At the October meeting of the Greensboro City Council, where the council unanimously agreed to spend $500,000 to hire City Councilmember Yvonne Johnson’s nonprofit to run a Cure Violence program, the question was asked: How does the Greensboro Police Department compare with other police departments in terms of personnel and equipment?
As it turns out, the city doesn’t need to hire an expensive consulting firm to find the answer because the North Carolina School of Government issued a report in April that does a good job of covering the topic.
The “Final Report on City Services for Fiscal Year 2017-2018” compares the cities of Apex, Asheville, Chapel Hill, Charlotte, Concord, Goldsboro, Greensboro, Greenville, Hickory, High Point, Mooresville, Raleigh, Wilson and Winston-Salem. That’s a good range of cities. It doesn’t include Durham, which is the closest in size to Greensboro, but Winston-Salem is not far off.
In the comparison of police departments, the number of patrol cars is so out of line with other departments it jumps off the page. According to the report, which was done for the 2017-2018 fiscal year, Greensboro with a population of 288,000 had 223 patrol vehicles. Winston-Salem with a population of 243,000 had 473 patrol vehicles – more than double the number in Greensboro. Asheville with a population of 92,000 has 235 patrol vehicles. High Point with a population of 111,000 had 252 patrol vehicles.
It’s hard to imagine High Point right next door, which is roughly one-third the size of Greensboro, having more police cars than Greensboro. But even Greenville with a population of 89,000 had 227 cars, or four more than Greensboro.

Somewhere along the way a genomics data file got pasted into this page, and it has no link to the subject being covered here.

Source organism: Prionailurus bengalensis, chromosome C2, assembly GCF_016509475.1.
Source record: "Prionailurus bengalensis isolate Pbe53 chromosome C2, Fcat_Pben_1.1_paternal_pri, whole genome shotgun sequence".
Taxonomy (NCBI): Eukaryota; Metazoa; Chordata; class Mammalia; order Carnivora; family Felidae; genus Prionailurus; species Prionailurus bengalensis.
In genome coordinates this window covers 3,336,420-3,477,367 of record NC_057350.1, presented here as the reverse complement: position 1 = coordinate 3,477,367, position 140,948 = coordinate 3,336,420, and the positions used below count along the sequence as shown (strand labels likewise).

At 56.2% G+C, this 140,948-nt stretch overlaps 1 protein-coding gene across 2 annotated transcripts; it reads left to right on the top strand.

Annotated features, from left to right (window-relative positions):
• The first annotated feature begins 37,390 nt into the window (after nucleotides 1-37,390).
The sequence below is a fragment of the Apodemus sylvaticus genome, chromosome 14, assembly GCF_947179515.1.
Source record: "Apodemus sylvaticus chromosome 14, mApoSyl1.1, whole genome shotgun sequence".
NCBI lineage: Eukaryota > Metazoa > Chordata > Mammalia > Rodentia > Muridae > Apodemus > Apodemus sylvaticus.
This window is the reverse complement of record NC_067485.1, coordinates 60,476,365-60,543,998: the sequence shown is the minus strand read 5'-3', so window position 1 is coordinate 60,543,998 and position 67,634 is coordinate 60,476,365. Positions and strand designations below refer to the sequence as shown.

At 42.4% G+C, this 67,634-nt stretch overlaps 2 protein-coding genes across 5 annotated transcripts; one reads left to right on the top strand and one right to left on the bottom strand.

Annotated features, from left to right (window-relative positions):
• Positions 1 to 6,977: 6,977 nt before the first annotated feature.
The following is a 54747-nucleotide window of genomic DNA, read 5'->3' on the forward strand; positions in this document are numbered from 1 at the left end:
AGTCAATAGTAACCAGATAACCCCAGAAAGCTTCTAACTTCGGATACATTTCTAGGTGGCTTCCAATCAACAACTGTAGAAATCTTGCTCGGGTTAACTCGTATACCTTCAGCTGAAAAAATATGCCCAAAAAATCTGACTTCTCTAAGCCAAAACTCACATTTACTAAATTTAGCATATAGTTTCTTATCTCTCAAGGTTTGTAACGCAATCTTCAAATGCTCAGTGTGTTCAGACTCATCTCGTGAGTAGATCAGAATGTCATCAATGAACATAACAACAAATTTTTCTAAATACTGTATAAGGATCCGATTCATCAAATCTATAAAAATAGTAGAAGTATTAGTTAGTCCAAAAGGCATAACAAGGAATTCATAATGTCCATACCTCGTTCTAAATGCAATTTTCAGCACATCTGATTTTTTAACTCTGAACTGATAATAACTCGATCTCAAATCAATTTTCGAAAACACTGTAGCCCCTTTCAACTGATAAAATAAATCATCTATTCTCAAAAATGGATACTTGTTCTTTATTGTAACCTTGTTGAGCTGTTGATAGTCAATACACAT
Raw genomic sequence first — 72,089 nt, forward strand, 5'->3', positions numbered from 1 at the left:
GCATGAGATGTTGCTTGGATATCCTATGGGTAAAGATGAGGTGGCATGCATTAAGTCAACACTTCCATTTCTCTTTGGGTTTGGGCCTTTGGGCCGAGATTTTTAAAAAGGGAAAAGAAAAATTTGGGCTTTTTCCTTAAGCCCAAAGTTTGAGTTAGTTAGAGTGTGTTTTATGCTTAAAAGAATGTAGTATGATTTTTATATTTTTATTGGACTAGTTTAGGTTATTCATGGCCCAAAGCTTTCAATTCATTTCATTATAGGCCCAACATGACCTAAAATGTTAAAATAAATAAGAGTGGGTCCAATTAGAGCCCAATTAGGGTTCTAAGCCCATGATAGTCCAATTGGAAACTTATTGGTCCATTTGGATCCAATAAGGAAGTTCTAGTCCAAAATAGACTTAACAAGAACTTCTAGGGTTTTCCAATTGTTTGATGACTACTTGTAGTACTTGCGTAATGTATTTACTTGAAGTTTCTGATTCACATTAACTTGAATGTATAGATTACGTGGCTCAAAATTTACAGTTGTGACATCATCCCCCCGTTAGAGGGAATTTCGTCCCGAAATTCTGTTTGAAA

It makes you think that Greensboro police officers must have to call Uber to get to crime scene.
The lack of police cars also raises the question about other services where Greensboro stacks up pretty well. In the category of “Police Services Costs per Capita,” Greensboro’s cost is $278, while the average is $285. So other cities are paying for the purchase and operation of fleets of vehicles two and three times the size of the Greensboro fleet based on population at virtually no additional cost.
In the category “Sworn Police Officers per 10,000 Population,” Greensboro is almost exactly average. Greensboro has 27.3 officers per 10,000 and the average is 27.5.
Greensboro, however, does not have as many calls as other cities. In “Calls Dispatched per 1,000 Population,” Greensboro has 776 and the average is 1,257.
And the response times, as one might expect from a city with a dearth of police cars, is higher than the average. The average response time to high priority calls is 5.4 minutes, and in Greensboro it’s 7.2 minutes.
Coming up next – a comparison for loose leaf collection.
If the city of Greensboro police are short of patrol autos why was a patrol car parked all day 6 days a week at Finks jewel story on Battleground Ave the past two years ?
Finks is going out of business I hear so they can reclaim that one…The tires are probably dry-rotted by now and they may be a rats nest in the intake but still…
It’s a shame the police needs cars and these idiots are going to spend a half million on the east side due to violence this is throw money away why don’t the police and the sheriff dept handle this and not spend our tax money like this all of the city council members need to go and ms Johnson said several times she was running. Greensboro deserves better than this none of these people are for the people all these idiots want is our money. Why can’t. We have a vote on this in November 2020 I SAY NO MONEY AND I AM A TAX PAYER GIVE THE POLICE THE NEW CARS AND YOU LRT THR POLICE AND SHERIFF DO THERE JOB.
Can you explain why the Greensboro Police Department leases its cars from garage services? This makes no sense that we are moving money through out the departments.
Explain that one to the tax payers??? !
Greensboro need better vehicles and more of them. Other small agencies even have better patrol cars than Greensboro. Small towns with under 100,000 population have some of the newest dodge chargers.
The vehicles in High Point are assigned to the officers and the vehicles in Greensboro are shared
or “hot seated”. This means the vehicles operate 24 hours a day, 365 days a year so each officer works a shift then passes the keys to an officer working the next shift. Two totally different scenarios.